How to Kill Japanese Beetles Organically

It’s that time of year, unfortunately. The Japanese Beetles are out. And this year, I have more of them than I’ve ever had. They’re all over my grapes and asparagus and moving in to my raspberries. I’ve even found a couple on my snap beans and okra across the yard. It’s time to fight! But chemical pesticides are not an option for me, so here’s what I’m doing.

The past couple of years, I’ve caught the beetles early enough to stave off an infestation. Somehow, this year, my timing was off and I’m dealing with dozens of these nasty buggers.

PREVENTATIVE:

The best preventative is having healthy plants. As with all pests, unhealthy plants are tastier to them. They will eat the entire leaf and leave the veins, making the plant look like a piece of lace (and not the pretty kind).

My grapes continue to struggle with health, regardless of how I feed them. As you can see, they’ve been on the beetles’ menu as a main course.

Japanese Beetle damage on a Concord grape vine

Japanese Beetle damage on a Concord grape vine

My raspberries are healthier. Although there is some damage, it isn’t quite as bad as on the grape vines – just a few leaves, here and there.

Japanese Beetle damage on raspberries

Japanese Beetle damage on raspberries

Japanese Beetle damage on raspberries

Japanese Beetle damage on raspberries

Unfortunately, grapes, asparagus, raspberries, and apples (though I haven’t seen any on my apple trees so far) are some of their favorite food. I’m not willing to give up my garden because of these pests, so I’m fighting.

FIRST STAGE OF BATTLE:

It is very important to determine when Japanese Beetles first appear in your zone. Here, it’s around the end of May. If you have not had an infestation in the prior year, the first beetles you see will be scouts. (Otherwise, the first ones you see are probably the mature beetles from eggs laid last year.) The scouts come to check out your garden and scent mark it for others if they find something good to eat. These are the beetles you need to kill before they have a chance to “phone home” and bring the clan.

Take a bucket and fill it halfway with water and about a quarter cup of dish soap. Brush the beetles into the water to kill them. Then, leave the bucket near the plants you saw the most beetles on. This is important. The dead beetles will actually give off a scent that warns other beetles your yard is not a very hospitable place.

Continue to kill any beetles you see this way.

If you don’t catch them in time (as I, obviously, did not this year), you will have dozens of beetles to contend with. I found several of them mating on my grape vines the other day! (In the background of the picture below, you can see my Garden Wilson heading over to interrupt their liaison, bucket in hand.)

Japanese Beetle sex

Japanese Beetle sex

SECOND STAGE OF BATTLE:

At this point, I’m long past finding the scouts. I’m now killing them in three ways:

  • Hand picking them/flicking them into the soapy water bucket. This is the most effective. I’m still leaving the bucket nearby, of course – in case.
Japanese Beetles - dead in bucket of soapy water

Japanese Beetles – dead in bucket of soapy water

  • Insecticidal soap – You have to spray them directly for this to be effective.
  • Neem oil – This is my next weapon, this weekend. I’ll spray the leaves with neem to deter feeding and reduce the population. (Take away their preferred food supply, basically.)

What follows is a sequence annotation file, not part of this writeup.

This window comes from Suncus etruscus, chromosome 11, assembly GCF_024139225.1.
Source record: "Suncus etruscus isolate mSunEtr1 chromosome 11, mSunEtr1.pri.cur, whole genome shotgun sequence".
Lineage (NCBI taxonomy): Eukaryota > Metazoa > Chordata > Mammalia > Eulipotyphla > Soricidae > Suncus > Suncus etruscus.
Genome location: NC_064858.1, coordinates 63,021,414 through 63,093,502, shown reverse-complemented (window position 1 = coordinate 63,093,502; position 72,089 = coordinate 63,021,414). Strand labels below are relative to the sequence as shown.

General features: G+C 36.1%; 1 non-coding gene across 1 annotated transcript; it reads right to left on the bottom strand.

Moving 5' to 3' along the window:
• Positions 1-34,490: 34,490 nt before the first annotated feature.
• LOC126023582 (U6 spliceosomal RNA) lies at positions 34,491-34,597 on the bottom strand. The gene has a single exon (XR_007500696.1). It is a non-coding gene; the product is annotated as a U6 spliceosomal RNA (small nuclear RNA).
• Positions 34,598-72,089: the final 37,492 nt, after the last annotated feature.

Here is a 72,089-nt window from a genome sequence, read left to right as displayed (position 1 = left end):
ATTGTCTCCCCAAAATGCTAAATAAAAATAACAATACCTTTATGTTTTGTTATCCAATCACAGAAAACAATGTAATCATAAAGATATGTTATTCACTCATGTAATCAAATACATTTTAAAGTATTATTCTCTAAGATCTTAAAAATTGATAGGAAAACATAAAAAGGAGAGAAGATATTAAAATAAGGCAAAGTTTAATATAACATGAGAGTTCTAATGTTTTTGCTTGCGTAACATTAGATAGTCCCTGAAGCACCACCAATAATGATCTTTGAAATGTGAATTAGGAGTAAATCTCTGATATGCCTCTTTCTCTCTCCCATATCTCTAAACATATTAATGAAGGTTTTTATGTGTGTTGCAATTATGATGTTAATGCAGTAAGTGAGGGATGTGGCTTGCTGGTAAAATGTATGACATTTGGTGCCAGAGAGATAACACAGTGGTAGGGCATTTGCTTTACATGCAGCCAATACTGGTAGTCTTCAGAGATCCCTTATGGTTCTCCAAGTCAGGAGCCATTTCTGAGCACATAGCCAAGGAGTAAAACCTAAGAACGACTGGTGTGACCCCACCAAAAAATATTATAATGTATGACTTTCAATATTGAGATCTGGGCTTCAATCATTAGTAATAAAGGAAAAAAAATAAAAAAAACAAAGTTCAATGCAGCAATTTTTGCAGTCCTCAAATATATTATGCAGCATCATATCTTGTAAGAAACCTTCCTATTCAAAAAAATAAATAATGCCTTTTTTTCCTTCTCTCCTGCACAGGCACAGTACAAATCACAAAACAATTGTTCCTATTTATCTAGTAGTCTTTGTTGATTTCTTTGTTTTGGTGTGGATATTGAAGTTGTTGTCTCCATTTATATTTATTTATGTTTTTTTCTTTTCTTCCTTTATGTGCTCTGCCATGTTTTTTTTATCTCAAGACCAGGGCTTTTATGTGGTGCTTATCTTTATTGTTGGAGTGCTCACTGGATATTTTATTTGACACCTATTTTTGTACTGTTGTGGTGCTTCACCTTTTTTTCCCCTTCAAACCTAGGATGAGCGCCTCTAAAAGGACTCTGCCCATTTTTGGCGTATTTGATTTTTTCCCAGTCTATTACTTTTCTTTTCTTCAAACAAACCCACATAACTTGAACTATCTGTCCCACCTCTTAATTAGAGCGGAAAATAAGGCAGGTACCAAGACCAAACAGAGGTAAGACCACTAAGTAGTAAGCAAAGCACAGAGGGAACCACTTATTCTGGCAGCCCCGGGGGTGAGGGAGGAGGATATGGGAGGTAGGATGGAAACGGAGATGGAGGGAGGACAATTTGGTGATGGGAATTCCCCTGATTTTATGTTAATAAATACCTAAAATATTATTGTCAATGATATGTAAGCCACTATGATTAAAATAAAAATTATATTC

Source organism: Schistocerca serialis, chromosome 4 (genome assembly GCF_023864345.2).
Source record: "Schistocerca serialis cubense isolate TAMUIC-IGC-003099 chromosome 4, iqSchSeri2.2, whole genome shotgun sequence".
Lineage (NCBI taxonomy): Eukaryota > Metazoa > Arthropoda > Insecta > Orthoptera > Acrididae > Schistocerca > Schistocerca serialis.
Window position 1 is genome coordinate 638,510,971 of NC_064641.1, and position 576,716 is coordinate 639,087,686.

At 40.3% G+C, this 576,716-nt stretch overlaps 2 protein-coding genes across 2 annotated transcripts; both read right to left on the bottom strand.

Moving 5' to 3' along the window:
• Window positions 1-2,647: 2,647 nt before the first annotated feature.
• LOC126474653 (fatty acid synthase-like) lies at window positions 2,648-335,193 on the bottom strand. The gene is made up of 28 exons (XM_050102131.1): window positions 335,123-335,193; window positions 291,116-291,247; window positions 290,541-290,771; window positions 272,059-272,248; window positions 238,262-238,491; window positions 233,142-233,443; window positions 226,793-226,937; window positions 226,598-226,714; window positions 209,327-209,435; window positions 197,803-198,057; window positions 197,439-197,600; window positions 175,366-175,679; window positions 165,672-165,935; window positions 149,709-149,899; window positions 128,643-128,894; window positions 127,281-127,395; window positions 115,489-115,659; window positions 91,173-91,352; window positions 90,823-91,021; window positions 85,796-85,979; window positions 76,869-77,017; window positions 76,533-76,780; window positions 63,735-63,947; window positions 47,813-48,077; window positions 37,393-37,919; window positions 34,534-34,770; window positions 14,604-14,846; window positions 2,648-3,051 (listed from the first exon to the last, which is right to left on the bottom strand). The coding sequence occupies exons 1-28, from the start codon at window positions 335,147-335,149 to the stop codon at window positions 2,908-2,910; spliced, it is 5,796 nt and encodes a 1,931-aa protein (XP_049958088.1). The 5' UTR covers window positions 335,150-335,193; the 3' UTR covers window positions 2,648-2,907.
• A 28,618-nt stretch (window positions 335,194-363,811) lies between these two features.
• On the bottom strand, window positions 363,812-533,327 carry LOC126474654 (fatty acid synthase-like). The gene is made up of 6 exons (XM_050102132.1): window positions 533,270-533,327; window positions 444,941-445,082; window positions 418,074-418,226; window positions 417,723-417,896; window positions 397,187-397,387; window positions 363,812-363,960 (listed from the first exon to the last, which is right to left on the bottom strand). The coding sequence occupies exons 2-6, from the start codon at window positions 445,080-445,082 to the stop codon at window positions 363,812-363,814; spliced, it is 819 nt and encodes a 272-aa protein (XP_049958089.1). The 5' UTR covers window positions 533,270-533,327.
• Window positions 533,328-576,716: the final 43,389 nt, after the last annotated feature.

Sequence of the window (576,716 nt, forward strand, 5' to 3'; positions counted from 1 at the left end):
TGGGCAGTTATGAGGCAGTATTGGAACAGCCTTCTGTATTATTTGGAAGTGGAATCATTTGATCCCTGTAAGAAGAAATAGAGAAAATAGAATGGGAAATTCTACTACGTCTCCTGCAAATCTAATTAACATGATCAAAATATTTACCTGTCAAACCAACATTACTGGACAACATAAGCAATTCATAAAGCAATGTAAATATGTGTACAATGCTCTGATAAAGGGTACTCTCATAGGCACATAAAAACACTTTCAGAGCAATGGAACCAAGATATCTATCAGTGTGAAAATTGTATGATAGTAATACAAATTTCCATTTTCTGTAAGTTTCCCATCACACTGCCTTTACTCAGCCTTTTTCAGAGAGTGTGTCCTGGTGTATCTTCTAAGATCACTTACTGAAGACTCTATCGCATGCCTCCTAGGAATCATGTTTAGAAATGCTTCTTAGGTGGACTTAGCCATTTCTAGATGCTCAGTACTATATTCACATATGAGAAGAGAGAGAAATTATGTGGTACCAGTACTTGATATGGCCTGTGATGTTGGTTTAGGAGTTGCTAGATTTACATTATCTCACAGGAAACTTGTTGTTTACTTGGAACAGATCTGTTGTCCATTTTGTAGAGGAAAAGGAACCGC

BATTLING FOR THE FUTURE:

The Japanese Beetle grubs survive in the soil by eating roots, then mature the following year. They don’t send scouts; they just hop onto your garden smorgasbord.

I’ve learned that an application of granulated milky spore onto your yard and garden is effective in killing the grubs. According to research I’ve done, in hot areas (like the South), application should be done three years in a row. In cooler areas, it may take five consecutive years’ of application. However, once applied, it stays in the soil for years. The grubs eat it and are killed. It is not harmful to food crops or your lawn.

There’s also a particular nematode that can be applied to your soil that will work with the milky spore to kill the grubs.

The battle is on, folks! Me against the Japanese Beetles. I WILL win! My garden is at stake.

Are you fighting Japanese Beetles? What has been successful for you?

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4 comments on “How to Kill Japanese Beetles Organically

  1. I have always had them attack my pole beans – to the point where I have now quit planting them and stick with the bush varieties! They also enjoy me crab apple trees. Oddly enough, this is the first year I have not planted any pole beans, and I haven’t had any on my crab apple trees either! I’ve only used the soapy water technique for them, and I still lose the battle 😉 The other thing we did this past year was mix up the soil really well and let our chickens (we don’t have them anymore, though) eat the grubs to their heart’s content 🙂

    • Wow…pole beans. Who knew? But, they really will eat anything, not just their favorites. I don’t have chickens (yet), but I plan to order some milky spore this weekend, to get any grubs that might be in the ground around their favorite food.

      I hate those things.

  2. Have to save this post along with your recent tomato post… We’re starting a new farm, so this is our first year here and haven’t seen any beetles… yet. They were a problem in our previous locale.

    FYI, I’ll be at Adat Shalom today telling about recent trip to Israel. If you don’t have plans, would love to meet you!

    Shabbat shalom!

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